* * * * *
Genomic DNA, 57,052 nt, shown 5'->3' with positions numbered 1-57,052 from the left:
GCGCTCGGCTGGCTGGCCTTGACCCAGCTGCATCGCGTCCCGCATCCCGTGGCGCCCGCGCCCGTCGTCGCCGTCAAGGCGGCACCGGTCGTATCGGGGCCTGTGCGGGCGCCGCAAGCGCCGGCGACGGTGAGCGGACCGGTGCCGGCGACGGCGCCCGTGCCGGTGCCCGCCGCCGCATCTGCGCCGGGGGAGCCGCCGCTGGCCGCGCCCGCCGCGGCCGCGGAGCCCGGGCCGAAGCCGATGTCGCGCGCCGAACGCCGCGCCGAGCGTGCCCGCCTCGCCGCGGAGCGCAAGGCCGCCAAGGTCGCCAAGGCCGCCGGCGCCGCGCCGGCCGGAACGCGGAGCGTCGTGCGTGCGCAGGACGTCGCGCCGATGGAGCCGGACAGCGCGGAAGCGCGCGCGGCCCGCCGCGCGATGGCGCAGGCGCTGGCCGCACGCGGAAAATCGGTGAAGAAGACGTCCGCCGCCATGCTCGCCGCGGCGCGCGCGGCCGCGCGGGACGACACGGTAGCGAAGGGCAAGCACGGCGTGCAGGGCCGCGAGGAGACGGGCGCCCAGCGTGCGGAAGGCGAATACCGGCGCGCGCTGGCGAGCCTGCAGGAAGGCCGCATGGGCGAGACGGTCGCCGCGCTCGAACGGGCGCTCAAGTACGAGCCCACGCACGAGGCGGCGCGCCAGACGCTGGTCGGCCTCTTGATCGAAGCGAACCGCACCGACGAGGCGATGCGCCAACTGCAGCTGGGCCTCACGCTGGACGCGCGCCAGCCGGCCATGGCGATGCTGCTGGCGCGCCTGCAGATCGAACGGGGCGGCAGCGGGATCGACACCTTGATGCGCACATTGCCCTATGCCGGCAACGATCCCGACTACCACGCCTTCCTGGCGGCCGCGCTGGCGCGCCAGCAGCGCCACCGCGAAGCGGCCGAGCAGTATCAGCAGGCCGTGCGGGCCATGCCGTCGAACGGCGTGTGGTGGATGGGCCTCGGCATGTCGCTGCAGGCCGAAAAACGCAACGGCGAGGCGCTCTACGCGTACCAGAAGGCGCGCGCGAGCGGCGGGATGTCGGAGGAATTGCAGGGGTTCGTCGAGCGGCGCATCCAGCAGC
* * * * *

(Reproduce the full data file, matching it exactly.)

Genomic DNA, 57,052 nt, shown 5'->3' with positions numbered 1-57,052 from the left:
GCGCTCGGCTGGCTGGCCTTGACCCAGCTGCATCGCGTCCCGCATCCCGTGGCGCCCGCGCCCGTCGTCGCCGTCAAGGCGGCACCGGTCGTATCGGGGCCTGTGCGGGCGCCGCAAGCGCCGGCGACGGTGAGCGGACCGGTGCCGGCGACGGCGCCCGTGCCGGTGCCCGCCGCCGCATCTGCGCCGGGGGAGCCGCCGCTGGCCGCGCCCGCCGCGGCCGCGGAGCCCGGGCCGAAGCCGATGTCGCGCGCCGAACGCCGCGCCGAGCGTGCCCGCCTCGCCGCGGAGCGCAAGGCCGCCAAGGTCGCCAAGGCCGCCGGCGCCGCGCCGGCCGGAACGCGGAGCGTCGTGCGTGCGCAGGACGTCGCGCCGATGGAGCCGGACAGCGCGGAAGCGCGCGCGGCCCGCCGCGCGATGGCGCAGGCGCTGGCCGCACGCGGAAAATCGGTGAAGAAGACGTCCGCCGCCATGCTCGCCGCGGCGCGCGCGGCCGCGCGGGACGACACGGTAGCGAAGGGCAAGCACGGCGTGCAGGGCCGCGAGGAGACGGGCGCCCAGCGTGCGGAAGGCGAATACCGGCGCGCGCTGGCGAGCCTGCAGGAAGGCCGCATGGGCGAGACGGTCGCCGCGCTCGAACGGGCGCTCAAGTACGAGCCCACGCACGAGGCGGCGCGCCAGACGCTGGTCGGCCTCTTGATCGAAGCGAACCGCACCGACGAGGCGATGCGCCAACTGCAGCTGGGCCTCACGCTGGACGCGCGCCAGCCGGCCATGGCGATGCTGCTGGCGCGCCTGCAGATCGAACGGGGCGGCAGCGGGATCGACACCTTGATGCGCACATTGCCCTATGCCGGCAACGATCCCGACTACCACGCCTTCCTGGCGGCCGCGCTGGCGCGCCAGCAGCGCCACCGCGAAGCGGCCGAGCAGTATCAGCAGGCCGTGCGGGCCATGCCGTCGAACGGCGTGTGGTGGATGGGCCTCGGCATGTCGCTGCAGGCCGAAAAACGCAACGGCGAGGCGCTCTACGCGTACCAGAAGGCGCGCGCGAGCGGCGGGATGTCGGAGGAATTGCAGGGGTTCGTCGAGCGGCGCATCCAGCAGC